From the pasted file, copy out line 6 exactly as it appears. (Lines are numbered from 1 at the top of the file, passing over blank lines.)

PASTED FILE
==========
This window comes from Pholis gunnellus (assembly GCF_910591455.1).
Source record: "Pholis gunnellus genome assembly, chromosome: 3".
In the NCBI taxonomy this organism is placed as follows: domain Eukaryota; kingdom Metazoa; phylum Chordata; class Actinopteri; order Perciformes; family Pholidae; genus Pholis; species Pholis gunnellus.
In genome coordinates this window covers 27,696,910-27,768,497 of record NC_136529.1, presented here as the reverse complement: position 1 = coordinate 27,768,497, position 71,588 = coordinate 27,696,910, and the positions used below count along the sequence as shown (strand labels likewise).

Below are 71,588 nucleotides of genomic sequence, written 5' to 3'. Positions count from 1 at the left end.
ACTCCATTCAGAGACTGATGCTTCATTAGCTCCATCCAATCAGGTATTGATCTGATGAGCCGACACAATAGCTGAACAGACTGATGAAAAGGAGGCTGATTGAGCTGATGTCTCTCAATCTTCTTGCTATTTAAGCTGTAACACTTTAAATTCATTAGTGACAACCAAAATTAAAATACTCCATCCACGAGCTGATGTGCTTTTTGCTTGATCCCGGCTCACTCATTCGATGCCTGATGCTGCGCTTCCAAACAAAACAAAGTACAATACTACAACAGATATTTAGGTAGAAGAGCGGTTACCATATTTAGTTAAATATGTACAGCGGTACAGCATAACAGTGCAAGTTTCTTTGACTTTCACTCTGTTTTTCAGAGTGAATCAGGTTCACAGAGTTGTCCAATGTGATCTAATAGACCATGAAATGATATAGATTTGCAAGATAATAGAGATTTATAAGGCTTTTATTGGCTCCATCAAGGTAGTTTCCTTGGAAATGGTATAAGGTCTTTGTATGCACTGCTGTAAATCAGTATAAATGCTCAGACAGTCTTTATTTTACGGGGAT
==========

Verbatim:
ACTCCATTCAGAGACTGATGCTTCATTAGCTCCATCCAATCAGGTATTGATCTGATGAGCCGACACAATAGCTGAACAGACTGATGAAAAGGAGGCTGATTGAGCTGATGTCTCTCAATCTTCTTGCTATTTAAGCTGTAACACTTTAAATTCATTAGTGACAACCAAAATTAAAATACTCCATCCACGAGCTGATGTGCTTTTTGCTTGATCCCGGCTCACTCATTCGATGCCTGATGCTGCGCTTCCAAACAAAACAAAGTACAATACTACAACAGATATTTAGGTAGAAGAGCGGTTACCATATTTAGTTAAATATGTACAGCGGTACAGCATAACAGTGCAAGTTTCTTTGACTTTCACTCTGTTTTTCAGAGTGAATCAGGTTCACAGAGTTGTCCAATGTGATCTAATAGACCATGAAATGATATAGATTTGCAAGATAATAGAGATTTATAAGGCTTTTATTGGCTCCATCAAGGTAGTTTCCTTGGAAATGGTATAAGGTCTTTGTATGCACTGCTGTAAATCAGTATAAATGCTCAGACAGTCTTTATTTTACGGGGAT